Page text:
Life Lessons at NPR

“How did I end up here? How did I get so lucky?”

The excitement that my sister shared when I told her where I would be spending my semester interning was eye-opening, “I LOVE NPR! WNYC HAS MY FAVORITE PROGRAMS, I LISTEN EVERY DAY! Have you listened to ‘Wait! Wait! Don’t Tell Me’? What

NPR Lianne
My view during Blind Pilot‘s Tiny Desk Concert!

about the Tiny Desk Concerts?” Prior to interning at NPR, I was not a close follower of the organization, and I felt ashamed that I wasn’t more aware of the extent of their programming and resources that my sister was so excited about. I felt like I didn’t deserve to be a part of such a highly-regarded organization. This sentiment was furthered as I found myself in the Fall Intern Orientation, surrounded by individuals with multiple Masters Degrees from prestigious universities, who radiated intelligence through their diverse perspectives, eloquent language, and their ability to challenge everyday thought.

 

During my first week, I attended the NPR Employee Recognition Awards. Jarl Mohn, NPR’s CEO, began the ceremony with an elaborate story that was surely building up to something spectacular. A sword, a champagne bottle, and an audience erupting in hysterics emerged. I was in a culture-shock daze, with a constant feeling of paranoia about getting back to campus for my afternoon class (a 10 minute ride that I had no reason to be concerned about). I found myself sitting among the best and the brightest of NPR- journalists with Peabody Awards, personalities who are welcomed into listener’s homes, cars, and electronics daily by filling them with worldwide with news and mind-bending programming, and strategists who work from all angles to uphold and encourage the organization’s mission statement. Snapping back to the extravagance at the front of the theater, I connected the dots after remembering a lesson that I had learned from my manager at my part-time position at a local wine shop – Jarl was about to elaborately and dramatically risk his appendages to open the champagne bottle with a large sword. I didn’t know if I should laugh, cringe, or embrace what was happening– so I chose to do all three, along with the rest of the organization. Following his success, and the rest of the ceremony, my fellow teammates and I shared our feelings of awe and elation from what we had just witnessed. In that moment, I knew that the culture of NPR was something that we were all fortunate enough to experience that day, and every day.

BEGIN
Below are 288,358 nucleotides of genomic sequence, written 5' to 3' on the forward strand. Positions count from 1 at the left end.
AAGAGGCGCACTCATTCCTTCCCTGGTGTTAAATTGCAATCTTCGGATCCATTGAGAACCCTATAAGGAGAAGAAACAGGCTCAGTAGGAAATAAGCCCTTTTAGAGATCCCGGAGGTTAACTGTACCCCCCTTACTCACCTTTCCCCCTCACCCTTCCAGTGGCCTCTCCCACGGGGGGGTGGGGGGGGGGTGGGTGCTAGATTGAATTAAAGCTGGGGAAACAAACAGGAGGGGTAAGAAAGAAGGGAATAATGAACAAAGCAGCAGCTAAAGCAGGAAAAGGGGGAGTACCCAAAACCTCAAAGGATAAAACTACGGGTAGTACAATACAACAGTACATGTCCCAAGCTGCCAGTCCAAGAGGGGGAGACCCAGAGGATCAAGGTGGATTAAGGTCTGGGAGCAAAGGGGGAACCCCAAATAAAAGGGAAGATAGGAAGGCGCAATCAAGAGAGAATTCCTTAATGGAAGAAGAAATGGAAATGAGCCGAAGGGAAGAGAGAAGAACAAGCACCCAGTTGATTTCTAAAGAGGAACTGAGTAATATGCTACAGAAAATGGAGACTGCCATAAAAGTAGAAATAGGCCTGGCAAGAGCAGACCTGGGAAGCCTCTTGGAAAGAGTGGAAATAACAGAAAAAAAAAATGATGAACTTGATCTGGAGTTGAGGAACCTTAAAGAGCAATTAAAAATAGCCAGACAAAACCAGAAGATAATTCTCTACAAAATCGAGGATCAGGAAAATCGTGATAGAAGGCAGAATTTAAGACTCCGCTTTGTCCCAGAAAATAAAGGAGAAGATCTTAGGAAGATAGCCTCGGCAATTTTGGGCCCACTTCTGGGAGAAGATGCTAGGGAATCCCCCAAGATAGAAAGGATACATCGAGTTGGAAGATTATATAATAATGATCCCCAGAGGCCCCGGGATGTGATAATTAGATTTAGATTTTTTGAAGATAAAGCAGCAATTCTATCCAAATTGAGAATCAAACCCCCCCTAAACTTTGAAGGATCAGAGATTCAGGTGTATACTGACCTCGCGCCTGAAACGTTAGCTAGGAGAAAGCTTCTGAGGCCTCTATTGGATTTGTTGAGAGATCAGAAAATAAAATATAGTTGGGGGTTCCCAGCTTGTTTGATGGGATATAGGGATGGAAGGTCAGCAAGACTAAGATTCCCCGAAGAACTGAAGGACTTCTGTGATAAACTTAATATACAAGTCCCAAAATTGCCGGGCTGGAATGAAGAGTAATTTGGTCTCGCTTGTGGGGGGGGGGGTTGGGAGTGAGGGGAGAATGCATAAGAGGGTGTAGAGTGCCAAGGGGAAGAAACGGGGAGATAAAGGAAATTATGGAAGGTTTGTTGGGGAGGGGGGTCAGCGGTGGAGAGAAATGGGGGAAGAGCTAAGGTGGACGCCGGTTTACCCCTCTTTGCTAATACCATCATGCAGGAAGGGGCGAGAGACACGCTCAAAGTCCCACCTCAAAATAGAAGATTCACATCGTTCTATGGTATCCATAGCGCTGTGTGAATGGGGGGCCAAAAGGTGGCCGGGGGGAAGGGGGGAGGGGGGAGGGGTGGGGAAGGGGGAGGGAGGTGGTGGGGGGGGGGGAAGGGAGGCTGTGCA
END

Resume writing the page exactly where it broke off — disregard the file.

“How did I end up here? How did I get so lucky?”

There’s a reason I found myself surrounded by the brightest minds in media and journalism 25 hours-per-week, for four months. It took me almost the entire semester to come to this realization, after hearing an indirect piece of advice from a professor. “Nobody gets ‘lucky,’ luck doesn’t exist. You position yourself to succeed, and if you didn’t care about what you were pursuing, you wouldn’t be here.” This resonated deeply, and I have learned to stop myself from thinking self-deprecating thoughts every time I share my story about my semester interning at NPR. I found myself in this position because I attend The Catholic University of America.